Travelling from across the globe, a record-breaking number of soldiers and civilians took on a 24-hour challenge across Scotland's hills and glens this weekend. 

More than 1,200 people joined the 12th annual Cateran Yomp, which claims to be the toughest event of its kind, in Perthshire. 

Hosted by ABF The Soldier's Charity, it is described as the "ultimate charity walk" and sees participants challenged to complete as many as 54 miles in 24 hours. 

Participants, aged between 16 and 76, raised a total of £300,000 for the charity. 

However, nobody takes the challenge on by themselves, with teams of at least three a requirement for the Cateran Yomp.

After travelling from as far as the US, Lebanon, New Zealand, Ukraine, Italy and Germany, they began the Cateran Trail with a 6am start on Saturday.

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The teams could opt for a challenge of 22, 36, or 54 miles around the foothills of the Cairngorms - with the event not ending until the early hours of Sunday morning. 

The chief executive of the charity, Major General Tim Hyams CB OBE, emphasised the importance fo the event for raising vital funds. 

He said: "The Cateran Yomp is a flagship event for ABF The Soldiers’ Charity, and has this year seen record participation.

"I am hugely grateful to every single participant; all of whom have demonstrated significant mental and physical resilience, and an evident sense of teamwork.

"In so doing, they have made a tangible difference to our ability, as the Army’s national charity, to be there for soldiers, for life.”

The long trek was accompanied not just by bright skies and soaring temperatures, but they were also provided with a welcome distraction of live music, magically lit forests and fireworks.

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The Cateran Yomp has raised millions of pounds for the charity, with donations funding everything from wheelchair ramps for soldiers’ homes, to respite care and personal recovery plans for injured soldiers returning from the front line.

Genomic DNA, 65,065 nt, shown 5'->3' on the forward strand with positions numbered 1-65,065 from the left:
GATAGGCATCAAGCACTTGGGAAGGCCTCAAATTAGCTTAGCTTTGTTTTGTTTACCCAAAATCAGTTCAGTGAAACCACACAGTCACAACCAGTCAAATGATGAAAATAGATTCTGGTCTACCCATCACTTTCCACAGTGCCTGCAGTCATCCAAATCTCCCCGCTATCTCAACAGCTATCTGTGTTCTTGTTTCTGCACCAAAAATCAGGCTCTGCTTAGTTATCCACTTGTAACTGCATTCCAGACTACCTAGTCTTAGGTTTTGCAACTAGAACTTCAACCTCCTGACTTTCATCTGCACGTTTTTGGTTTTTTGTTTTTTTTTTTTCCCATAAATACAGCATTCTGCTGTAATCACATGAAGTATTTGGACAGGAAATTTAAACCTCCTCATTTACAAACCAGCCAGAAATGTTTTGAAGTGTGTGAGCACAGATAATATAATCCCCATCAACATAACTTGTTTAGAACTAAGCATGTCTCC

Over the past 12 months or so, ABF The Soldiers’ Charity has supported around 70,000 members of the Army Family in 45 countries around the world - ranging from the age of just three months to 103 years old. 

The idea behind the challenge is based on an infamous long-distance military training march.

Demonstrating the dedication necessary to complete the trek was this year's ambassador - Royal Artillery veteran Lee Harris-Hamer. 

The 31-year-old, from Thirsk in North Yorkshire, completed the 'silver' 36-mile challenge in just 13 hours and six minutes. 

Joining the Royal Artillery at the age of 17, he was deployed to Afghanistan twice and rose to the rank of Lance Bombardier.

But at the age of 24, a back injury ended his eight-year Army career - pushing him into a struggle with feelings of worthlessness and developed anxiety and depression. 

A grant from ABF The Soldiers’ Charity allowed him to use the skills developed in the Army to start his own cleaning business

The veteran now employs over 40 staff through White Horse Cleaning Services, providing a full suite of cleaning services for commercial premises across North Yorkshire.

This year’s event was sponsored by The Famous Grouse, alongside Dover Fuelling Solutions, Arnold Clark Car and Van Rental, Land Rover Pentland, and Leonardo.